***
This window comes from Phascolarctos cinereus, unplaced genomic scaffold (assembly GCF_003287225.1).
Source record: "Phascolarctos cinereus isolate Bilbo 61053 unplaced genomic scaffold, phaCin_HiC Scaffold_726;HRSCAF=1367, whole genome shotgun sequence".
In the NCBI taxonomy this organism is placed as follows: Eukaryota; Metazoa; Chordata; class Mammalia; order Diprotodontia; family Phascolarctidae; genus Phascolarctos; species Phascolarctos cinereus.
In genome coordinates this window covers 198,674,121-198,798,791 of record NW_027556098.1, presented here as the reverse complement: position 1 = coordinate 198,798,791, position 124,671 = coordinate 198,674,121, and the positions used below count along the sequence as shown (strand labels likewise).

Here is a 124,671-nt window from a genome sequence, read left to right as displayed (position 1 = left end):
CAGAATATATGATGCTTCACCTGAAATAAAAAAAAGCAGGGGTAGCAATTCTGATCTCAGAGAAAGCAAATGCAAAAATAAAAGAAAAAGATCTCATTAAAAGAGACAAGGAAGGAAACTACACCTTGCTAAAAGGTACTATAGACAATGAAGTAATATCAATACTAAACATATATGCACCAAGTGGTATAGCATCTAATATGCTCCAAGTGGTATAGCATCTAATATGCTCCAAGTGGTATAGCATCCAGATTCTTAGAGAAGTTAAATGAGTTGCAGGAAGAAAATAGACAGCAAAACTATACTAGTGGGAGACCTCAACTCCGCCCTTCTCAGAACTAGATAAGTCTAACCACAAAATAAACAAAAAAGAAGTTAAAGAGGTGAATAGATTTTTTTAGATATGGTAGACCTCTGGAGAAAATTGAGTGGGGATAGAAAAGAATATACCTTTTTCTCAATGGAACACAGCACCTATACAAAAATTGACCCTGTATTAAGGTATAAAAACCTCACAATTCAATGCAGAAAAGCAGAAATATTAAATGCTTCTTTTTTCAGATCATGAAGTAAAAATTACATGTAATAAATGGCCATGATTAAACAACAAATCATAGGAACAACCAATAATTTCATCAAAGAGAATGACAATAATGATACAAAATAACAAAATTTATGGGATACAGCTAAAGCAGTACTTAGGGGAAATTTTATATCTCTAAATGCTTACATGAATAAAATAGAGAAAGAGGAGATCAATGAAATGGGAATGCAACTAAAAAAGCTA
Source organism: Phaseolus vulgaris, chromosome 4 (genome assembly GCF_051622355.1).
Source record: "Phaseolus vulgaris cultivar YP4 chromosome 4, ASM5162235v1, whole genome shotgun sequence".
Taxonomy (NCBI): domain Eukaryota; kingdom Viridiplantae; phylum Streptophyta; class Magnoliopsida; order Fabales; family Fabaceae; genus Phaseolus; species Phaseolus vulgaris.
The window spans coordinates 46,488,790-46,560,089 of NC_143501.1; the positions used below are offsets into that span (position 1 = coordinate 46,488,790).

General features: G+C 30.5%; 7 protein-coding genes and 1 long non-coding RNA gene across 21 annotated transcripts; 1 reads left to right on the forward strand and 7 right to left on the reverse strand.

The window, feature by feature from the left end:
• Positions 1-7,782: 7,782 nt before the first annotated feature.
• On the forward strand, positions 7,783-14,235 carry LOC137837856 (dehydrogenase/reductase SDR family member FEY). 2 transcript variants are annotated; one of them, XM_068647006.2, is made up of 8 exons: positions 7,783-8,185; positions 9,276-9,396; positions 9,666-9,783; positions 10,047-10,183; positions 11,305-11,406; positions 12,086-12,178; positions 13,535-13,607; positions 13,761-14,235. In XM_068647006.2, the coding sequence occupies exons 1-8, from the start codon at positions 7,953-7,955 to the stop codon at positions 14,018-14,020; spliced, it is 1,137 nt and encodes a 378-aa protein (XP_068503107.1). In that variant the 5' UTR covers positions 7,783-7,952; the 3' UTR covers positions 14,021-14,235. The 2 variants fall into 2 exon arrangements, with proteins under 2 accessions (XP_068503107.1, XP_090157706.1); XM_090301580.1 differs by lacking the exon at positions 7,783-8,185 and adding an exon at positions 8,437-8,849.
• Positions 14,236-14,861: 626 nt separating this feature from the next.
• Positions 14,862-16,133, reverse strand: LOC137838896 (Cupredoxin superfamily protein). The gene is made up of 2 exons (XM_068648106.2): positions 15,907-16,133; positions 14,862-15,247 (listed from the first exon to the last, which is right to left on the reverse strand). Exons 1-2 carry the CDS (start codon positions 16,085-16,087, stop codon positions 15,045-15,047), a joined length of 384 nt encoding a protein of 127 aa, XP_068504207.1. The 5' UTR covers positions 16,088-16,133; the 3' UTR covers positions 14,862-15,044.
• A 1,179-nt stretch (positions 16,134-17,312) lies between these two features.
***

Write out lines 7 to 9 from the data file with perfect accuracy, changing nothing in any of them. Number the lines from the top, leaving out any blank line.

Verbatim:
Source organism: Phaseolus vulgaris, chromosome 4 (genome assembly GCF_051622355.1).
Source record: "Phaseolus vulgaris cultivar YP4 chromosome 4, ASM5162235v1, whole genome shotgun sequence".
Taxonomy (NCBI): domain Eukaryota; kingdom Viridiplantae; phylum Streptophyta; class Magnoliopsida; order Fabales; family Fabaceae; genus Phaseolus; species Phaseolus vulgaris.